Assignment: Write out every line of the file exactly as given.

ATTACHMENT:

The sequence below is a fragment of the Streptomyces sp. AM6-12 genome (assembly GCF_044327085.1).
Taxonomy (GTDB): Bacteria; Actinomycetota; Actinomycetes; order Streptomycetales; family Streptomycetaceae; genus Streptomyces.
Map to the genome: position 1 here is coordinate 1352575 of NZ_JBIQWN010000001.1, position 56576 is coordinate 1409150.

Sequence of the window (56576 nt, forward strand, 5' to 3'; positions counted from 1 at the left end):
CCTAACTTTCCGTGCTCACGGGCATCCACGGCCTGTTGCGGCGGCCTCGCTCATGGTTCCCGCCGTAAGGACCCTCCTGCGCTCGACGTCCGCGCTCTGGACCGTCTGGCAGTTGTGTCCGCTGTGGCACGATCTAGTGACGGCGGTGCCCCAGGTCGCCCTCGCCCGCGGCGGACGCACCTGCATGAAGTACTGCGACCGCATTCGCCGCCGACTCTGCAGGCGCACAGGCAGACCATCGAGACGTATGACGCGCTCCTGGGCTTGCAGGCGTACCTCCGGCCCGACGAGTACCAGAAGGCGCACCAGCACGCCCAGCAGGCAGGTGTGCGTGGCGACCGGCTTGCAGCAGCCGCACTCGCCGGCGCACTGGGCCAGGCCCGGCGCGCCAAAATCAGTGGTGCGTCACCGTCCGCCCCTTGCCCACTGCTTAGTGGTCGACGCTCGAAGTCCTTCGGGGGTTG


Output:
The sequence below is a fragment of the Streptomyces sp. AM6-12 genome (assembly GCF_044327085.1).
Taxonomy (GTDB): Bacteria; Actinomycetota; Actinomycetes; order Streptomycetales; family Streptomycetaceae; genus Streptomyces.
Map to the genome: position 1 here is coordinate 1352575 of NZ_JBIQWN010000001.1, position 56576 is coordinate 1409150.

Sequence of the window (56576 nt, forward strand, 5' to 3'; positions counted from 1 at the left end):
CCTAACTTTCCGTGCTCACGGGCATCCACGGCCTGTTGCGGCGGCCTCGCTCATGGTTCCCGCCGTAAGGACCCTCCTGCGCTCGACGTCCGCGCTCTGGACCGTCTGGCAGTTGTGTCCGCTGTGGCACGATCTAGTGACGGCGGTGCCCCAGGTCGCCCTCGCCCGCGGCGGACGCACCTGCATGAAGTACTGCGACCGCATTCGCCGCCGACTCTGCAGGCGCACAGGCAGACCATCGAGACGTATGACGCGCTCCTGGGCTTGCAGGCGTACCTCCGGCCCGACGAGTACCAGAAGGCGCACCAGCACGCCCAGCAGGCAGGTGTGCGTGGCGACCGGCTTGCAGCAGCCGCACTCGCCGGCGCACTGGGCCAGGCCCGGCGCGCCAAAATCAGTGGTGCGTCACCGTCCGCCCCTTGCCCACTGCTTAGTGGTCGACGCTCGAAGTCCTTCGGGGGTTG